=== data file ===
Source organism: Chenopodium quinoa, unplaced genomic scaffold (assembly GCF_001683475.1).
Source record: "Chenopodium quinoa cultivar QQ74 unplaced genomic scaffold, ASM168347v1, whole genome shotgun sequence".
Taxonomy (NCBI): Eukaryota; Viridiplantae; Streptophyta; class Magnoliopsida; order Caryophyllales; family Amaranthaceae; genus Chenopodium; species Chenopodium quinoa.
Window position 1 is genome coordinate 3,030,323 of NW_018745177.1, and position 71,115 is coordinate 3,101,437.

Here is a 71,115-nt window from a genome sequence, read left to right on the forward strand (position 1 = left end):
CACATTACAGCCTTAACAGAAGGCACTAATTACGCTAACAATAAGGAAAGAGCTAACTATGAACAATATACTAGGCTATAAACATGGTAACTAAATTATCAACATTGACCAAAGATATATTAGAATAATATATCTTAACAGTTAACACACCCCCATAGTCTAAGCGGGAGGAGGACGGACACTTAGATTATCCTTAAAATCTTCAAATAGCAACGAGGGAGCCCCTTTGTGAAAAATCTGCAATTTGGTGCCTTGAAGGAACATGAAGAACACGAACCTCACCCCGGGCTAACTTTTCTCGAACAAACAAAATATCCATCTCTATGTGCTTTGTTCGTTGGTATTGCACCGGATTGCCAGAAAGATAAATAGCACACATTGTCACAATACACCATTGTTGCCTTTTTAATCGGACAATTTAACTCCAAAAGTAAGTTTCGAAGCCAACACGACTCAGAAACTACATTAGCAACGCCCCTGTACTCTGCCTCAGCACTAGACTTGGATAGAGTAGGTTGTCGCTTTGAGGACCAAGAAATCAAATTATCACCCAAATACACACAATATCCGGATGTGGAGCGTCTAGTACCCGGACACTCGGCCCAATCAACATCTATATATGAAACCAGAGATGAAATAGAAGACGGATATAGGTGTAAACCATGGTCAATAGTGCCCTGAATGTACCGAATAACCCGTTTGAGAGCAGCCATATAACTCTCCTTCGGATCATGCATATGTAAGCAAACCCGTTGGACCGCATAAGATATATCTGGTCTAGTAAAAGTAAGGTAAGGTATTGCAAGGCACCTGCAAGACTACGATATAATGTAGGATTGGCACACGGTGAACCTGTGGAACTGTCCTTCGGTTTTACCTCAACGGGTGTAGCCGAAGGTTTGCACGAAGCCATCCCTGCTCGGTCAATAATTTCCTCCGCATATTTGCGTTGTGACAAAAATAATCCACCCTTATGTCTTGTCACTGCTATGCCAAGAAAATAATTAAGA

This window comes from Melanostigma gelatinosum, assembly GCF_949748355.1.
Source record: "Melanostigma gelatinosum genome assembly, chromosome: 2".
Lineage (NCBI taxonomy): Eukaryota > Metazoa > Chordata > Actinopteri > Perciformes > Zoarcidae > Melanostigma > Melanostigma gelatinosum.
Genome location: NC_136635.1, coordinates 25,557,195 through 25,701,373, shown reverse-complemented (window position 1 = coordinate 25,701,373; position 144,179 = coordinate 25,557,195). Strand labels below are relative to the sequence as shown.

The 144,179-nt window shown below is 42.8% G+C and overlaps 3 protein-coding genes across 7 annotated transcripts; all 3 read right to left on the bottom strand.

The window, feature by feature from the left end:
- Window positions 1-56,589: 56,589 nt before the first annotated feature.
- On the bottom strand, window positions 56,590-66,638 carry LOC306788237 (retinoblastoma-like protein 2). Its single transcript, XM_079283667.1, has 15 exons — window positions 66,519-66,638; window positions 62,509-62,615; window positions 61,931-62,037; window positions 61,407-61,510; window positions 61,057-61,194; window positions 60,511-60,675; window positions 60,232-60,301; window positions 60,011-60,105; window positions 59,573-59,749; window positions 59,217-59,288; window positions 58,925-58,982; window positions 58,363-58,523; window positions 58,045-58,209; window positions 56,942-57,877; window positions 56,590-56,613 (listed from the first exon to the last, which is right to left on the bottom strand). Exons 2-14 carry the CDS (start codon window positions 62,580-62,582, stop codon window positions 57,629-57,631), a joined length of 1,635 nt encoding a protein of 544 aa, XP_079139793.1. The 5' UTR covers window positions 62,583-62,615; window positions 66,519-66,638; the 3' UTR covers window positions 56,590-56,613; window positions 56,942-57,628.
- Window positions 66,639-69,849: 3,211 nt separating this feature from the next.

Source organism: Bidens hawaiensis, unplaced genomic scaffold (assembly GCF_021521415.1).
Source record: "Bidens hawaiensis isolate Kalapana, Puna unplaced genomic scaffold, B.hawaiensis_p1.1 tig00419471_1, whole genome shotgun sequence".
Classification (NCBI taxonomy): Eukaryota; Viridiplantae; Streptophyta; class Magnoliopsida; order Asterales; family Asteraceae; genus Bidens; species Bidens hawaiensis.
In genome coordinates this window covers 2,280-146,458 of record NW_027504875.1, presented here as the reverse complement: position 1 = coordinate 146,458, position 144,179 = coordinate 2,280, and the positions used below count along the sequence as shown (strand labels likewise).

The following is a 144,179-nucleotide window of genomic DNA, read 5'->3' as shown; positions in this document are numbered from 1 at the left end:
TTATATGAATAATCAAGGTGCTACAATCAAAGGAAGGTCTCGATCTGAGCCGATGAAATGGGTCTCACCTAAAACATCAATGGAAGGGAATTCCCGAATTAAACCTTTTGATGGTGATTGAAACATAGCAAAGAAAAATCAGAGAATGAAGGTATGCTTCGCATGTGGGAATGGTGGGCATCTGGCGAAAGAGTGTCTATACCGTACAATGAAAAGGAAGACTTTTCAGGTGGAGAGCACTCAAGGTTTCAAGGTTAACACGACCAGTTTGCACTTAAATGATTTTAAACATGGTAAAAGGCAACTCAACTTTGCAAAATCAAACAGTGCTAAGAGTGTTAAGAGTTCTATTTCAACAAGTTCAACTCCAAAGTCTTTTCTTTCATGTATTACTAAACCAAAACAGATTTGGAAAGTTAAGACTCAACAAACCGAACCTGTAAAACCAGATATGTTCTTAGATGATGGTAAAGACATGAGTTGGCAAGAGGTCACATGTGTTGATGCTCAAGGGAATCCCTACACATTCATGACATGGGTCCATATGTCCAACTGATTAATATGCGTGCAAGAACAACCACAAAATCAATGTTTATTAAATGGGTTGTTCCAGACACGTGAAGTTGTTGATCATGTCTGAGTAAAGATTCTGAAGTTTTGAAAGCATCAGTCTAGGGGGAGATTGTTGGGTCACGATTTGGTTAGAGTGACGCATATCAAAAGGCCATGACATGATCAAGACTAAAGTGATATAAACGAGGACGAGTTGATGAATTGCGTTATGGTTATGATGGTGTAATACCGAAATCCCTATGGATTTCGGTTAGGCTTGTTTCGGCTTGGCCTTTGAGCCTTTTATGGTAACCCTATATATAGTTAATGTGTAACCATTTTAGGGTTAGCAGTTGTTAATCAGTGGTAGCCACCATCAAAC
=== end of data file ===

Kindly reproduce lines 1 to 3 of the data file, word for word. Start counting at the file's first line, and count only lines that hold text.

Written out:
Source organism: Chenopodium quinoa, unplaced genomic scaffold (assembly GCF_001683475.1).
Source record: "Chenopodium quinoa cultivar QQ74 unplaced genomic scaffold, ASM168347v1, whole genome shotgun sequence".
Taxonomy (NCBI): Eukaryota; Viridiplantae; Streptophyta; class Magnoliopsida; order Caryophyllales; family Amaranthaceae; genus Chenopodium; species Chenopodium quinoa.